Uhuru heads to Zambia Tuesday for continent’s annual financial meeting
President Uhuru Kenyatta will on Tuesday make a one-day official visit to Zambia to speak at the annual meetings of the continent’s premier financial institution – the Africa Development Bank (AfDB).
The annual meetings, in their 51st year and being held in the Zambian capital Lusaka, will focus on energy, climate change, and growing jobs for youth.
Kenya is one of the globe’s leaders in green energy and President Kenyatta will lead a panel discussion on “The Path to Universal Access to energy in Africa by 2025”, drawing heavily from his own agenda to light up 70 per cent of Kenya’s homes by the end of 2017, and gaining universal access soon after.
Over the last few years, Kenya has scaled up its investment in renewable energy and last year, Bloomberg New Energy Finance ranked Kenya among the top 10 countries in the world that have made significant investments in renewable energy. The President recognises that investing in sustainable energy sources is, among other things, key to protecting Kenya and it’s people from the adverse effects of climate change and environmental degradation.
President Kenyatta will also lead a second panel discussion on “Jobs for African Youth: From Demographic dividend to Economic Dividend”. He will give his views on turning the African youth bulge into economic opportunity, and is expected to focus on mitigating the challenges hindering youth from participating effectively in Africa’s social, economic and political arenas.
Across the continent, young people remain Africa’s biggest asset. With the youth population poised to double to more than 800 million by 2050, a productive and innovative young workforce can potentially drive rapid economic growth and development in the coming decades. With a large chunk of its population being under the age of 30, Kenya stands to be among the biggest beneficiaries of strategic investments in youth.
At the moment, youth unemployment is a shared challenge for African countries. Some two-thirds of Africa’s youth are unemployed or vulnerably employed, a situation all stakeholders recognise as untenable and a threat to the stability and success of the continent.
President Kenyatta remains unwavering in his resolve to economically empower youth and government initiatives seeking to uplift youth include AGPO, which allows 30 percent of government procurement to go to youth, women and persons with disability.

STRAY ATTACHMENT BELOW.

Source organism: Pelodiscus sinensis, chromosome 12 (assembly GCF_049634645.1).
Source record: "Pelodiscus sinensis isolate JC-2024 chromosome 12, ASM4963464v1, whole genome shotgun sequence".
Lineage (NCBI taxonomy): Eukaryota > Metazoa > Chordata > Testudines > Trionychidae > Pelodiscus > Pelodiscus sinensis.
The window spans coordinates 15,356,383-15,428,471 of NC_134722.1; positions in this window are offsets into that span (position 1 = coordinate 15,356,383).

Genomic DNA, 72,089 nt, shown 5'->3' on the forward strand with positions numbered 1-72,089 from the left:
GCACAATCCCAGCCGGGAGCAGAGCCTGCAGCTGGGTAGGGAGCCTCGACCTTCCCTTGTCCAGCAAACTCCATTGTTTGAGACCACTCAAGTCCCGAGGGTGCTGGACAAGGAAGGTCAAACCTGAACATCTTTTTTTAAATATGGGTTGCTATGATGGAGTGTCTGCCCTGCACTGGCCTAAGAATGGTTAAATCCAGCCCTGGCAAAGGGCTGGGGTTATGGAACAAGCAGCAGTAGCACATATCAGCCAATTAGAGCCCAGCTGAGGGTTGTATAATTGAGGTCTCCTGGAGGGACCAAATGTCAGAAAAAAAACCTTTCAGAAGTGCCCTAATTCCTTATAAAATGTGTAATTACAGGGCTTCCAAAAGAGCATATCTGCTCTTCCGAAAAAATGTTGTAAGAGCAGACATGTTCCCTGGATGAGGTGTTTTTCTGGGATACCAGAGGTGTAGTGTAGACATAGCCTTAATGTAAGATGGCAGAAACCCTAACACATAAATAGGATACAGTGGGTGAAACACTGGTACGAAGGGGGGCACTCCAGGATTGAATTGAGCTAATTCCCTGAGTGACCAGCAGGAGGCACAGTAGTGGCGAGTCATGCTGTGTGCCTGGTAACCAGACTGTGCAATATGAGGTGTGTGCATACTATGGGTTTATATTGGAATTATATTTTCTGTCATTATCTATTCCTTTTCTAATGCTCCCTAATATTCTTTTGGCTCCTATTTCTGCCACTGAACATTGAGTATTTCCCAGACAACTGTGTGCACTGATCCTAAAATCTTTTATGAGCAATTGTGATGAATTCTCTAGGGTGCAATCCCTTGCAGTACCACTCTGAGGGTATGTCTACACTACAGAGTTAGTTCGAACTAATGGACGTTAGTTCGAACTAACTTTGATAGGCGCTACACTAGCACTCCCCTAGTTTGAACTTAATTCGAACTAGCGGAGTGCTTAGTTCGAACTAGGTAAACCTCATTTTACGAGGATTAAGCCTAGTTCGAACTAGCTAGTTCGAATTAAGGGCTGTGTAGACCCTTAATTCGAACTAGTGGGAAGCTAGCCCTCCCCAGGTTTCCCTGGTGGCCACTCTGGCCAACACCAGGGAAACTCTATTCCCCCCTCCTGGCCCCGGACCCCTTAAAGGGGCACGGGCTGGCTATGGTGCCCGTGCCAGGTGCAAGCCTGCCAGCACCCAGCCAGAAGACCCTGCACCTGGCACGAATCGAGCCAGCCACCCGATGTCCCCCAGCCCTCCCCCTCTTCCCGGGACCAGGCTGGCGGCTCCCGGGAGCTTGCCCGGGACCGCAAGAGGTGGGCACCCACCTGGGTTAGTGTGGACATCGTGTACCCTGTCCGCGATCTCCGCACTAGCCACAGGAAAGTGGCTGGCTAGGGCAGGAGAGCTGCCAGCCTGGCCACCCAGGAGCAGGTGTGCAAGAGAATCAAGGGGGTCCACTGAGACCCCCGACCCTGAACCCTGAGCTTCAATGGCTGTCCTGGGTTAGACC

The Jubilee administration’s heavy investment in tertiary education is also preparing youth to effectively engage the labour market. The President has also taken steps to create a favourable business climate that in turn opens up opportunities for all Kenyans, including youth, and the successes of those various initiatives are evident in the fact that the ease of doing business in Kenyan has improved.
More broadly, the Jubilee administration’s incredible investments in infrastructure, energy and regional cooperation are poised to yield a harvest of economic opportunities for all Kenyans.
However, the President also recognises that the challenges facing youth in Kenya can be better mitigated through the collective and collaborative efforts of the continent. Shared solutions include enhanced intra-African trade, shared investments in infrastructure, and a concerted and collective push to realise the outcomes outlined in Africa’s Agenda 2063. There are also lessons that African countries can learn from one another.
The President looks forward to engaging with leaders present in Zambia, in a way that sees a variety of viable solutions to the African youth challenge in Kenya and the continent at large.
The President will fly home immediately after this second panel discussion on youth.
On Thursday, the President will formally open the United Nations Environment Assembly at Gigiri, Nairobi.
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